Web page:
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Red Mountain (King County, Washington) facts for kids

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Red Mountain
Red Mountain 5890 ft.jpg
Red Mountain seen from Guye Peak
Highest point
Elevation 5,890 ft (1,800 m)
Prominence 530 ft (160 m)
Isolation 1.3 mi (2.1 km)
Parent peak Snoqualmie Mountain (6,278 ft)
Geography
Location King County
Washington state, U.S.
Parent range Cascade Range
Topo map USGS Snoqualmie Pass
Climbing
First ascent 1898 W.C. Mendenhall
Easiest route Scrambling

Red Mountain is a 5,890-foot (1,800-metre) mountain summit located in King County of Washington state. It is set within the Alpine Lakes Wilderness which is part of the Cascade Range. Red Mountain is situated three miles north of Snoqualmie Pass on land managed by Mount Baker-Snoqualmie National Forest. The nearest higher neighbor is Lundin Peak, 0.7 mi (1.1 km) to the northwest. Precipitation runoff on the north side of the mountain drains into Middle Fork of the Snoqualmie River, whereas the south side of the mountain drains into the South Fork Snoqualmie River via Commonwealth Creek.

Climate

Red Mountain is located in the marine west coast climate zone of western North America.

Red Mountain in winter
Red Mountain in winter

Most weather fronts originate in the Pacific Ocean, and travel northeast toward the Cascade Mountains. As fronts approach, they are forced upward by the peaks of the Cascade Range, causing them to drop their moisture in the form of rain or snowfall onto the Cascades (Orographic lift). As a result, the west side of the Cascades experiences high precipitation, especially during the winter months in the form of snowfall. During winter months, weather is usually cloudy, but, due to high pressure systems over the Pacific Ocean that intensify during summer months, there is often little or no cloud cover during the summer. Because of maritime influence, snow tends to be wet and heavy, resulting in high avalanche danger. The months July through September offer the most favorable weather for viewing or climbing this peak.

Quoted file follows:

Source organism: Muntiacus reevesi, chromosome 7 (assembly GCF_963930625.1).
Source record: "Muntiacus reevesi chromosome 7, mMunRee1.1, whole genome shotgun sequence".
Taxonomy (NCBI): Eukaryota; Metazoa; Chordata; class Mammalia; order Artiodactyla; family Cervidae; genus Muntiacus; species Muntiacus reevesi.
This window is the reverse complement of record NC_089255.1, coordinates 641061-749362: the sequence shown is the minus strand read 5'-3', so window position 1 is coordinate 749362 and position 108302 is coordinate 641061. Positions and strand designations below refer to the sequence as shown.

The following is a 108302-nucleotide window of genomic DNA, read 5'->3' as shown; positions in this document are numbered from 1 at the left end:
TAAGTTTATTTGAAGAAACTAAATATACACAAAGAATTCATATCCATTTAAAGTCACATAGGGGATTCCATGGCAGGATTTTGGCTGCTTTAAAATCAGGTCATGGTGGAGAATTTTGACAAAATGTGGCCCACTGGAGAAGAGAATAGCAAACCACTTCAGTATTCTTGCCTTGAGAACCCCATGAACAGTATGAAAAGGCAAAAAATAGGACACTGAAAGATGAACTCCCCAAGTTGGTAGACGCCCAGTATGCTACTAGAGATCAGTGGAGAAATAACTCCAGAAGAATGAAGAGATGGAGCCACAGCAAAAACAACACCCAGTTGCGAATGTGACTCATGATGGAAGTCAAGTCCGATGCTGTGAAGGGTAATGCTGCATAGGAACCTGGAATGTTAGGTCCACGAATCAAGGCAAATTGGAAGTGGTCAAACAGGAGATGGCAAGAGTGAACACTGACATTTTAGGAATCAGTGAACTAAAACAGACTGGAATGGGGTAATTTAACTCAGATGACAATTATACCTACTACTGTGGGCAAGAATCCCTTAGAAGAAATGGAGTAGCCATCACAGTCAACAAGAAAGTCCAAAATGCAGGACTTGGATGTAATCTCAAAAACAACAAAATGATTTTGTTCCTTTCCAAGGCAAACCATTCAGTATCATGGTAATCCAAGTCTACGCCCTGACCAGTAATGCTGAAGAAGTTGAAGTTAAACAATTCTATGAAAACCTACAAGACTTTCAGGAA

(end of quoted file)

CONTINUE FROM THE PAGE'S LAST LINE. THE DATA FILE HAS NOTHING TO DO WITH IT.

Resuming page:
Geology

Red Mountain Commonwealth Basin
Red Mountain from Commonwealth Basin

The Alpine Lakes Wilderness features some of the most rugged topography in the Cascade Range with craggy peaks and ridges, deep glacial valleys, and granite walls spotted with over 700 mountain lakes. Geological events occurring many years ago created the diverse topography and drastic elevation changes over the Cascade Range leading to the various climate differences.

The history of the formation of the Cascade Mountains dates back millions of years ago to the late Eocene Epoch. With the North American Plate overriding the Pacific Plate, episodes of volcanic igneous activity persisted. In addition, small fragments of the oceanic and continental lithosphere called terranes created the North Cascades about 50 million years ago.

During the Pleistocene period dating back over two million years ago, glaciation advancing and retreating repeatedly scoured and shaped the landscape. The last glacial retreat in the Alpine Lakes area began about 14,000 years ago and was north of the Canada–US border by 10,000 years ago. The "U"-shaped cross section of the river valleys are a result of that recent glaciation. Uplift and faulting in combination with glaciation have been the dominant processes which have created the tall peaks and deep valleys of the Alpine Lakes Wilderness area.

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